Kia Niro Review 2024
Kia Niro At A Glance
The new, second-generation Kia Niro aims to double down on the huge success of the old model. Adding extra desirability inside and out, it continues the traits that make the old model so popular; namely very low running costs and the choice of hybrid, plug-in hybrid and electric power. In this review we'll see if the new Kia Niro can again hit the spot.
Not only that, but the fully electric e-Niro has been the second most popular EV in Britain for two years running. Only Tesla has pipped it after its remarkable recent growth.
You don't want to mess up a car with that weight on its shoulders. But the new Kia Niro's positioning is a a bit confusing at first. You see, Kia now sells the Sportage with two types of hybrid, and also sells both the Soul EV and (rather excellent) EV6 as its electric SUVs. Oh, and there's also Stonic and Xceed to cover the smaller SUV sectors.
So where does the Niro fit in? Well, it's the most affordable properly electrified Kia, if we forget the mild hybrids. And as the Sportage has grown in size, it sits in that in-between space by being much more practical than a small SUV but cheaper and easier to park than a chunky large family SUV. It's also lower to the ground, more like a tall hatchback, which benefits efficiency.
Key rivals for the hybrid Niro include the Honda HR-V, the Toyota C-HR and the Renault Arkana E-Tech. In this review we'll be focusing on the two hybrid versions of the Niro, but you can check out our new Kia Niro EV review here.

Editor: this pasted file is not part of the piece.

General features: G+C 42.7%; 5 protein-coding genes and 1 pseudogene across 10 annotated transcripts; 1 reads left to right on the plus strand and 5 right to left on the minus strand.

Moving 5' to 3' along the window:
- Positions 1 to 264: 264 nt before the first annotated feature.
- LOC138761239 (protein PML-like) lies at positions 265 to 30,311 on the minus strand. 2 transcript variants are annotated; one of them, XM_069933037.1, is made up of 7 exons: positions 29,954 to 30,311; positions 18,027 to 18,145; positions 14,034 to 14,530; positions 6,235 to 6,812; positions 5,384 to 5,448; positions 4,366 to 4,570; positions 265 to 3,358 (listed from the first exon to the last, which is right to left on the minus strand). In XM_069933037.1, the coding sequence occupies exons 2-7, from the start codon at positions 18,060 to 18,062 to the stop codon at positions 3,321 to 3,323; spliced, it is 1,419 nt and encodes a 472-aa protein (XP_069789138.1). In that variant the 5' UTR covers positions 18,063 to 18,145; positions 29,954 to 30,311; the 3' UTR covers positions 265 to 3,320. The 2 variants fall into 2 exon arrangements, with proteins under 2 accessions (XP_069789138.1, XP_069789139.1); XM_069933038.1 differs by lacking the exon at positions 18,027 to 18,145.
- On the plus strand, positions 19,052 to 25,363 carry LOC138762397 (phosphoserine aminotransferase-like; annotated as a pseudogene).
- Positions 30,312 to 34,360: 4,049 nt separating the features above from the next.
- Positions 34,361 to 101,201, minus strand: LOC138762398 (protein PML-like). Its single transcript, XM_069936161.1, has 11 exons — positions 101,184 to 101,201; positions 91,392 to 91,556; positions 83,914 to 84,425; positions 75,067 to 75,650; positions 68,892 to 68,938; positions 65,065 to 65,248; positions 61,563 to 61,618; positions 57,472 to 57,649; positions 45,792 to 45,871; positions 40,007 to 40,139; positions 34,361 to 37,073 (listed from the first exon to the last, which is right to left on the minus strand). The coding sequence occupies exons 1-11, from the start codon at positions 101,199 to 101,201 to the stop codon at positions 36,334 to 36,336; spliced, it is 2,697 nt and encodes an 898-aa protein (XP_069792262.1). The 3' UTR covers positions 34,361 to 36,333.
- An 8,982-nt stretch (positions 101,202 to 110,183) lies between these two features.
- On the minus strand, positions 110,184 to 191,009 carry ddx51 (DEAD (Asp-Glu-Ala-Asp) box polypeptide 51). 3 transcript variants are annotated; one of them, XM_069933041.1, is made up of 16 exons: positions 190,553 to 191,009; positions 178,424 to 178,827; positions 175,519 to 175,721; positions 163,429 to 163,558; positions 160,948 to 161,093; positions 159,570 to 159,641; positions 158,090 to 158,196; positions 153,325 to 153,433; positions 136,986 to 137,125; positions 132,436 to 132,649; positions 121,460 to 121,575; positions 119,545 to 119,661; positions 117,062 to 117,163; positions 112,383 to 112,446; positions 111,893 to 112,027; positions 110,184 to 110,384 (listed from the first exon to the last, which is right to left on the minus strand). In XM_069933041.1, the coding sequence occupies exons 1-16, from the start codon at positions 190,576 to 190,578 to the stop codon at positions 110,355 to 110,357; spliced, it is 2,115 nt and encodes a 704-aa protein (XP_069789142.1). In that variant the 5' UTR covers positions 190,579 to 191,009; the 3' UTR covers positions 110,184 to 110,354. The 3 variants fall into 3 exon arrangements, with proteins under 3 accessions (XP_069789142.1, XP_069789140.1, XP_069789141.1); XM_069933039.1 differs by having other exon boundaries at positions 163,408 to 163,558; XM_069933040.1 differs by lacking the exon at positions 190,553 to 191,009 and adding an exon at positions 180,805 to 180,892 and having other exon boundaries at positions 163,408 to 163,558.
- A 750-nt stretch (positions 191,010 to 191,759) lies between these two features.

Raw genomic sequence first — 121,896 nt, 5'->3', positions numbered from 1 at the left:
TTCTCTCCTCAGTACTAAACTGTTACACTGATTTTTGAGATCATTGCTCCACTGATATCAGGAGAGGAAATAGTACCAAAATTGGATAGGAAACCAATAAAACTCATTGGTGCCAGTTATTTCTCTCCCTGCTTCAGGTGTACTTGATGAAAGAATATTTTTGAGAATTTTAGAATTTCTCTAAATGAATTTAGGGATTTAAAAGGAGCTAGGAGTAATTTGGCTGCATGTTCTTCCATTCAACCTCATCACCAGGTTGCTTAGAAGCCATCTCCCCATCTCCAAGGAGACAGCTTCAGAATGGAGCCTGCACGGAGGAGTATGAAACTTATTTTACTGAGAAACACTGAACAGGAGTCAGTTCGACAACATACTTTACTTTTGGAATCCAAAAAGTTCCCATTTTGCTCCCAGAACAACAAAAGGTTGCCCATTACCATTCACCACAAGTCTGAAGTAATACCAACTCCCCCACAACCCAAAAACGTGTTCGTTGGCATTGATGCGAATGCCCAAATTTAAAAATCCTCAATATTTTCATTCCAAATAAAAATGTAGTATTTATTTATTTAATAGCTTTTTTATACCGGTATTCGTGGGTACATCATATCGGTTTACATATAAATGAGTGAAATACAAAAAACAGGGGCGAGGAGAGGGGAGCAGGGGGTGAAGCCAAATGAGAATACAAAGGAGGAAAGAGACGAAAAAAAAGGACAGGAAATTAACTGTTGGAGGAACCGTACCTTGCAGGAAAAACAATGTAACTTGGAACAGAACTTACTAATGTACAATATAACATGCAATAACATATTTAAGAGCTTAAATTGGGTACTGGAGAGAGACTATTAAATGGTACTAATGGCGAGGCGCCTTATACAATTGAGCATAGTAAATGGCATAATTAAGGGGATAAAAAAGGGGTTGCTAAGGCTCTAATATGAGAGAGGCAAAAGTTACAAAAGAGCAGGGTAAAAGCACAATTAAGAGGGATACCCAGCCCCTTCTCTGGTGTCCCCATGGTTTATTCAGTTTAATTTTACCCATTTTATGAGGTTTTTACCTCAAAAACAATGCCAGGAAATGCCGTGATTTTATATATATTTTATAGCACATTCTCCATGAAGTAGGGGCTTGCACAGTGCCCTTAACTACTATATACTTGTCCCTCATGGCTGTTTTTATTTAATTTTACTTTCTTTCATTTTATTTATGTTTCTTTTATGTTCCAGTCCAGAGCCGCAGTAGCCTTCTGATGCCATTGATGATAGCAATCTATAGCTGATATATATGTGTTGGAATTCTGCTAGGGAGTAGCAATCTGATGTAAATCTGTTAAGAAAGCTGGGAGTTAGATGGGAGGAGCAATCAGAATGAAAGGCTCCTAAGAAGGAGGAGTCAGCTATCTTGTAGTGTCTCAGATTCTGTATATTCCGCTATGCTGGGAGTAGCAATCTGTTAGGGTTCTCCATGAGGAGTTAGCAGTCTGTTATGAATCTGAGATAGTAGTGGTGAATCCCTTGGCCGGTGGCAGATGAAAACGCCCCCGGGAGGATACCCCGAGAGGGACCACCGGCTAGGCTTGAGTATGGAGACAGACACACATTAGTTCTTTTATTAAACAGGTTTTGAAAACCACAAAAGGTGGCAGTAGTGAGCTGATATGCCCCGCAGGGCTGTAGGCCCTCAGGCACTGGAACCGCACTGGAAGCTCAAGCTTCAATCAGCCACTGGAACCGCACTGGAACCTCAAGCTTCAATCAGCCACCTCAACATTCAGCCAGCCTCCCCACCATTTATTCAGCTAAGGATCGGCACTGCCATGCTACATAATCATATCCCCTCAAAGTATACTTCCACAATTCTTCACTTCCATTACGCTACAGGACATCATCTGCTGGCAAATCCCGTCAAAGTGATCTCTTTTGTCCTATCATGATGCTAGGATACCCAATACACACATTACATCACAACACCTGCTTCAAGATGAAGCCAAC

As before you can choose your flavour of hybrid. The cheapest, simply badged Niro Hybrid, is the type of self-charging hybrid made popular by the Toyota Prius. As well as being affordable it's a lot lighter than the plug-in modes, doesn't require any effort to charge and delivers consistent fuel economy.
Then there's the Niro Plug-in Hybrid (PHEV). It's a good deal more expensive to buy, but it's noticeably faster, offers a pure electric range of up to 40 miles and - if your journeys keep within that distance - will barely use a drop of fuel. But its main appeal is with company car users thanks to huge benefit-in-kind tax savings.
The new Kia Niro is larger, more generously equipped, more desirable inside and out and has a much bigger arsenal of tech than the old model. But, as is the way when a new car comes, it's also more expensive. Can Kia justify the extra cash? Read on to find out.
Want a second opinion? Check out heycar's review of the new Kia Niro.